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Health-Centred Approach to Substance Use Bill

Bill to Amend--Second Reading--Debate Continued

February 9, 2023

Honourable senators, we owe a debt of gratitude to Senator Boniface for introducing Bill S-232, the health-centred approach to substance use act. This legislation aims to make a significant and crucial change to Canada’s approach to drug policy.

As some of you know, my appointment to the Senate was announced on the same day as that of Senator Boniface. Newspapers described us as a “top cop” and a “prisoners’ advocate,” presumptively characterizing us as representing opposite sides of the criminal legal system. However, our very different backgrounds have given us nuanced but similar perspectives and extensive understanding of the limitations of so-called law and order approaches to drug policy.

Like others of you, our respective lives and work have left us all too familiar with the consequences of the current eviscerated social, economic and health care systems, combined with punitive and mandatory drug laws. People have for too long, especially during these last three years, been abandoned to the streets, the criminal, legal and prison systems, and far too many have died for reasons that are wholly preventable.

Senator Boniface and many other advocates have provided extensive evidence that fighting the so-called war on drugs with zero-tolerance criminal law policies has failed. This approach does not deter drug use nor make communities safer. In fact, it makes communities less safe by stigmatizing and marginalizing individuals and increasing their risk of harm by reducing their access to health, social and community services. Zero-tolerance policies push people in need into the margins, onto the streets and into prisons.

Support for decriminalizing drug possession comes from many experts and advocates. More than 50 groups urged the federal government in 2020 and again in 2021 to halt criminal charges for simple drug possession. They were particularly concerned about the spike in overdose deaths associated with COVID-19. The Canadian Association of Chiefs of Police supports the decriminalization of drug possession as an effective way to both improve public safety and reduce the health harms of substance use. They endorse the use of approaches that reduce drug use recidivism and related criminal activity, while simultaneously improving health outcomes.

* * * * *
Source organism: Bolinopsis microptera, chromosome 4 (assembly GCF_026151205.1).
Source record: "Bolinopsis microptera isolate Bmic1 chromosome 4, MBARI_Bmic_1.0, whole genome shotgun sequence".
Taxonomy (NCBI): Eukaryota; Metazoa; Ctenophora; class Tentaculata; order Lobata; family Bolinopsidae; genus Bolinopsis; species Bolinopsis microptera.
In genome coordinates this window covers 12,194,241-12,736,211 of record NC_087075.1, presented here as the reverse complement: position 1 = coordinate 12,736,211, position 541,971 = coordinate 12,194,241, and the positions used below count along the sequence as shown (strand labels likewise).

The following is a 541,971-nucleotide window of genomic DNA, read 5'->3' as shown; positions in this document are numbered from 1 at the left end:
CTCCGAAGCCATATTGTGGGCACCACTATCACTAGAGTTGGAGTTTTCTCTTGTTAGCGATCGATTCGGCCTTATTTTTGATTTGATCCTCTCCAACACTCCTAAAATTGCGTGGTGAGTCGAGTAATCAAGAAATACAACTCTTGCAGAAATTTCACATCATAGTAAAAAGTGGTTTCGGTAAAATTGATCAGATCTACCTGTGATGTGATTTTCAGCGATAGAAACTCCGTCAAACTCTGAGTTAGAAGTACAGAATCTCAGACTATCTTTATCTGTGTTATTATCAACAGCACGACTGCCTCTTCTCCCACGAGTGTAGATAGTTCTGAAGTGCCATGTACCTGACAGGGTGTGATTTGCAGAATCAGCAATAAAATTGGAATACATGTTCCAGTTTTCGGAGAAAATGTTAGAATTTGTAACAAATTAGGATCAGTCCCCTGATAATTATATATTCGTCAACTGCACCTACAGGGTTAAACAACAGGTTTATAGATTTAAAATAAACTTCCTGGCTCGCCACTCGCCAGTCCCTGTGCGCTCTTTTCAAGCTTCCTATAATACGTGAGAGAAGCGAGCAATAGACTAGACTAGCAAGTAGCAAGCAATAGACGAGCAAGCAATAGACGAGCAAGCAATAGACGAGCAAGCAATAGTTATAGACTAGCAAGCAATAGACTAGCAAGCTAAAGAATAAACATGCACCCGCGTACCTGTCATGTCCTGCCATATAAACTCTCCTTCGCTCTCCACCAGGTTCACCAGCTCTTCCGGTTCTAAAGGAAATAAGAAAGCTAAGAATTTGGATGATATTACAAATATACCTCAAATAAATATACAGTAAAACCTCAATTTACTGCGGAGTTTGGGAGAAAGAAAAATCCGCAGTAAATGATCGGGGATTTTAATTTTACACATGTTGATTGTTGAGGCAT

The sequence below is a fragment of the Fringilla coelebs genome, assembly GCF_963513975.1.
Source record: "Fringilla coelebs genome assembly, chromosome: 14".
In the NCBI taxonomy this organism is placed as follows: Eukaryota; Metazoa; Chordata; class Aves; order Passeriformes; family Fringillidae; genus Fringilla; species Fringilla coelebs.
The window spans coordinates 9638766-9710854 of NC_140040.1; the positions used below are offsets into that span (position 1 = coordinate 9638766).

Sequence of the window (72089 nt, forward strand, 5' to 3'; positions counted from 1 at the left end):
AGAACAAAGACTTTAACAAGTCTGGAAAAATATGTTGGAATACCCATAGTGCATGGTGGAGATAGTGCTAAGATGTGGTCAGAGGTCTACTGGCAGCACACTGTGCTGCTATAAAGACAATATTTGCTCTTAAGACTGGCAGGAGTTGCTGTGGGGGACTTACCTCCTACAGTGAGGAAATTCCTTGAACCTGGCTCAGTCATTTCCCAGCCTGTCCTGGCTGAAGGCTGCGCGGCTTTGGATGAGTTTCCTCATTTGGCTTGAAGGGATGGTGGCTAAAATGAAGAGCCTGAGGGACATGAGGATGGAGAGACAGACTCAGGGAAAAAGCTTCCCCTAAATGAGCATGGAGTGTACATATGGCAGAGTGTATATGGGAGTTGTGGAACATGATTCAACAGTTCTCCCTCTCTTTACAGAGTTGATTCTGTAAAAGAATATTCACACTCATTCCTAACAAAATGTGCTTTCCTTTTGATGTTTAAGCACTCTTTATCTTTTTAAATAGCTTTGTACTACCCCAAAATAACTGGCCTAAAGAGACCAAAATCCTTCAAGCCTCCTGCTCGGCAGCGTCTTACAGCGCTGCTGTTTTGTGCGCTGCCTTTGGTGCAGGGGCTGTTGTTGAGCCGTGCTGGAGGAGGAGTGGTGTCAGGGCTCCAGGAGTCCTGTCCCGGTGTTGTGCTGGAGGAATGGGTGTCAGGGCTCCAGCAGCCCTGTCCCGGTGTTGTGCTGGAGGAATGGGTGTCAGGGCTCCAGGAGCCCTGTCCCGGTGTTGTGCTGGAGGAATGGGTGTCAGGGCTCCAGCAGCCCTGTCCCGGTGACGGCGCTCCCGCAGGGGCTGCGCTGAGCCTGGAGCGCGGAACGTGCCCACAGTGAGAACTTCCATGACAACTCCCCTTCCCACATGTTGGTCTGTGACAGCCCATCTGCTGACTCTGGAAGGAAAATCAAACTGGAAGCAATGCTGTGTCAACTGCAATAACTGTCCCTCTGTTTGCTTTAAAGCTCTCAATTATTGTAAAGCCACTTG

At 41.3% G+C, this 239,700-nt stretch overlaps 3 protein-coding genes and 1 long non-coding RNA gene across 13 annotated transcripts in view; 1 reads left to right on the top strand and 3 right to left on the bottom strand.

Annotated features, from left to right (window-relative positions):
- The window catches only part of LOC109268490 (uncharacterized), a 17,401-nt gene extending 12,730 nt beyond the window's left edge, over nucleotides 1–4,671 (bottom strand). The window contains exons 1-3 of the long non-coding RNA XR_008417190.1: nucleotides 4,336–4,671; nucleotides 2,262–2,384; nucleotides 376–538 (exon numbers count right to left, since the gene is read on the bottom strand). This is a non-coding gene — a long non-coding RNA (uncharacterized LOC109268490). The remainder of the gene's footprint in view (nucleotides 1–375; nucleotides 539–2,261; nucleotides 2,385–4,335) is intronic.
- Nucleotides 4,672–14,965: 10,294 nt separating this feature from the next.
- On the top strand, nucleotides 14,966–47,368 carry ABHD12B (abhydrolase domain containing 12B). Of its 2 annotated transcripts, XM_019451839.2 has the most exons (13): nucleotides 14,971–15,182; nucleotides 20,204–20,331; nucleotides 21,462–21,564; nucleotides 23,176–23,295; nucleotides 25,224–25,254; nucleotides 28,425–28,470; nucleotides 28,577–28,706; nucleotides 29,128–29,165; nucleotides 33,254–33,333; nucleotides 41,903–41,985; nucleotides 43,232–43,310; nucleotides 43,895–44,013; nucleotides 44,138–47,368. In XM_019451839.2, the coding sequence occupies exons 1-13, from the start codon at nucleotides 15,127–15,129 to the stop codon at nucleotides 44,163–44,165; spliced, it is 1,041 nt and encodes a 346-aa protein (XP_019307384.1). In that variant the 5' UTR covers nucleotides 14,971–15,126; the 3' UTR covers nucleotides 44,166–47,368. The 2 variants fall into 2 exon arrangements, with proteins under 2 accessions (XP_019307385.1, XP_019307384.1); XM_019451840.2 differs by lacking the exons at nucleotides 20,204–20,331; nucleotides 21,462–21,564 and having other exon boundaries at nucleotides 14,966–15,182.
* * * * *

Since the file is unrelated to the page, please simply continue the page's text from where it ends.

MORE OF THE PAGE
Calls have come from across Canada for us to deal with this issue now. B.C. and Vancouver have called on the federal government to create an exemption from criminal penalties for people who possess illicit drugs for personal use. There was a 66% increase in opioid deaths during the pandemic, with a reported average of 20 opioid overdose deaths each and every day in 2021. Over the past two years alone, B.C. faced an average of six deaths every day due to toxic drugs, and 15% of those who overdosed were Indigenous. First Nations people are dying at five times the rate of other B.C. residents. For Indigenous women, it’s even higher.

In Ontario, the deaths among First Nations alone increased by 132%, and the death rate increased by 68% overall in the province. Following the overdose deaths of four young people, as many of you will know, very recently the Ontario Provincial Police, or OPP, warned the public of the arrival of a potent and increasingly lethal strain of opioids here, in central Ontario.

New Brunswick had four times more deaths from overdose than from COVID-19 in 2020. In short, colleagues, at the height of the pandemic, opioid-related deaths exceeded COVID-related deaths. Worse yet, these deaths are preventable.

Ontario’s Big City Mayors group, a coalition with representation from Ontario’s 29 largest cities, along with the Centre for Addiction and Mental Health as well as the Canadian Mental Health Association and the Toronto Board of Health, all propose the decriminalization of drugs.

Many provinces want change and are waiting for the federal government to take the lead. After all, criminal law is federal responsibility. In 2021, both the NDP and Green Party included decriminalization in their election platforms, and the NDP has since introduced a private member’s bill, Bill C-216. To their credit, the government also appointed a new Minister of Mental Health and Addictions, who says that she is listening to those doing this work.

Bill C-5 urged that substance use issues should be treated with health-based interventions rather than criminalization. All of this suggests that there might be cross-party political willingness to act on this matter now.